This week the Colorado Legislature began hearings on Senate Bill 01, a bipartisan measure aimed at restoring long-term solvency to the Public Employees Retirement Association, the public pension plan that covers more than 425,000 active and retired public-sector workers in Colorado.
The measure was crafted in response to the severe decline in PERA’s investment portfolio during 2008, which put the plan’s long-term solvency in jeopardy
The bill is substantially identical to a proposal put forth by PERA late last year, referred to as the “2+2+2” plan, which essentially calls for employer and employee contributions to each increase by 2 percent during a multi-year period, and for cost-of-living increases in retiree pensions to be capped at 2 percent annually.
The bill also includes relatively minor tweaks such as raising the minimum retirement age from 55 to 58 and deferring retiree eligibility for COLA increases for one year.
A pension plan’s “funded ratio” measures the adequacy of the plan’s assets to cover its anticipated future liabilities. Such liabilities consist primarily of payments to present and future retirees.
The complex actuarial calculations that determine future liabilities are based upon not only the assets currently held by the plan, but upon expected future returns on investment, payments into the system by active members, payments to retirees and expected retiree mortality.
As recently as 1999, PERA’s funded ratio was in excess of 100 percent. So confident were legislators and PERA administrators of the system’s long-term solvency that substantial benefit increases were put into place.
But during the early years of this century, PERA’s funded ratio fell to 71 percent, thanks both to a sharp decline in equity markets and badly timed investment decisions by PERA’s professional managers.
During 2005, the legislature sought to address PERA’s problems by doing, on a smaller scale, what is proposed for this session. Minor changes were made in scheduled retiree benefits, and employer contributions were sharply increased.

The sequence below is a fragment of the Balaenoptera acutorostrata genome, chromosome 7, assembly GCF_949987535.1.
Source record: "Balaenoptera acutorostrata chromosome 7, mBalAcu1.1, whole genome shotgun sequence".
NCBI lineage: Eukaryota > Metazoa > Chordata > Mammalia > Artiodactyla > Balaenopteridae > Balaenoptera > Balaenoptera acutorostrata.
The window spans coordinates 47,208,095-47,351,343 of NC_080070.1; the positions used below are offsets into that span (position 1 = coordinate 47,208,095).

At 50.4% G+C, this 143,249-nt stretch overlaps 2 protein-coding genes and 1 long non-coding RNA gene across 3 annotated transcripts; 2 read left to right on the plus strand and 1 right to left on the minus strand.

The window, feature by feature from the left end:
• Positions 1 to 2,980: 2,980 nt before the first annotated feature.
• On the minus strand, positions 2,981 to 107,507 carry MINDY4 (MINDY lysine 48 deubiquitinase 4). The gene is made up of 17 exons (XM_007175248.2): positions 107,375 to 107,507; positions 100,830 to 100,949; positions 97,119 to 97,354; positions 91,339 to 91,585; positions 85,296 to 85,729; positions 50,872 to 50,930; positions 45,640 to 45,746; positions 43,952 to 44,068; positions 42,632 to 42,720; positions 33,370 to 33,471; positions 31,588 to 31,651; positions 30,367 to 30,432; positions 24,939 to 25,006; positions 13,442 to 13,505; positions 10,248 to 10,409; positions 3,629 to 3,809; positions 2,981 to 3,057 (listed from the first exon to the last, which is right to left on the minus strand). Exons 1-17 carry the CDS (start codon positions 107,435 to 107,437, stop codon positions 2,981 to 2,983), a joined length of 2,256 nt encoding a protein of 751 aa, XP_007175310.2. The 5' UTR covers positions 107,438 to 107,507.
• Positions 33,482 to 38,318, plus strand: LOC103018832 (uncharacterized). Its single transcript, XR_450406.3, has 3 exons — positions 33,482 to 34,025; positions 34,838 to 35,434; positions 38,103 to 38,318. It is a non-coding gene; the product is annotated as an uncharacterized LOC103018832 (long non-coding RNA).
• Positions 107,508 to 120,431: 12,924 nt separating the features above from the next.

Thanks to a booming economy, PERA’s funded ratio stabilized and even slightly improved during the next two years. But 2008 brought an unprecedented market meltdown, which saw PERA’s assets shrink by 27.6 percent, and its funded ratio drop below 55 percent.
Unlike California’s public employee pension plan, PERA is not a direct responsibility of the state. Nevertheless, most public schools are required by law to enroll their employees in PERA, and many other public employers (such as the city of Colorado Springs) participate in the system. The PERA board is an independent body largely selected by plan members, but it may not change the plan’s benefit or payment structure without legislative approval.
The 2005 fix put a heavy burden upon public employers. As School District 11’s chief financial officer, Glenn Gustafson said two years ago, as the increases mandated during 2005 began to take effect:
“Our payroll is $120 million annually — so every 1 percent increase means another $1.2 million that we have to pay,” he said. “And this all dates back to around ‘99, when they dramatically enlarged the benefit structure.
“There is no easy solution (for PERA),” he said a year later. “The revenue coming in is insufficient to meet the demands of retirees. There will have to be serious adjustments.”
But, he said, further increases in employer contributions should be off the table.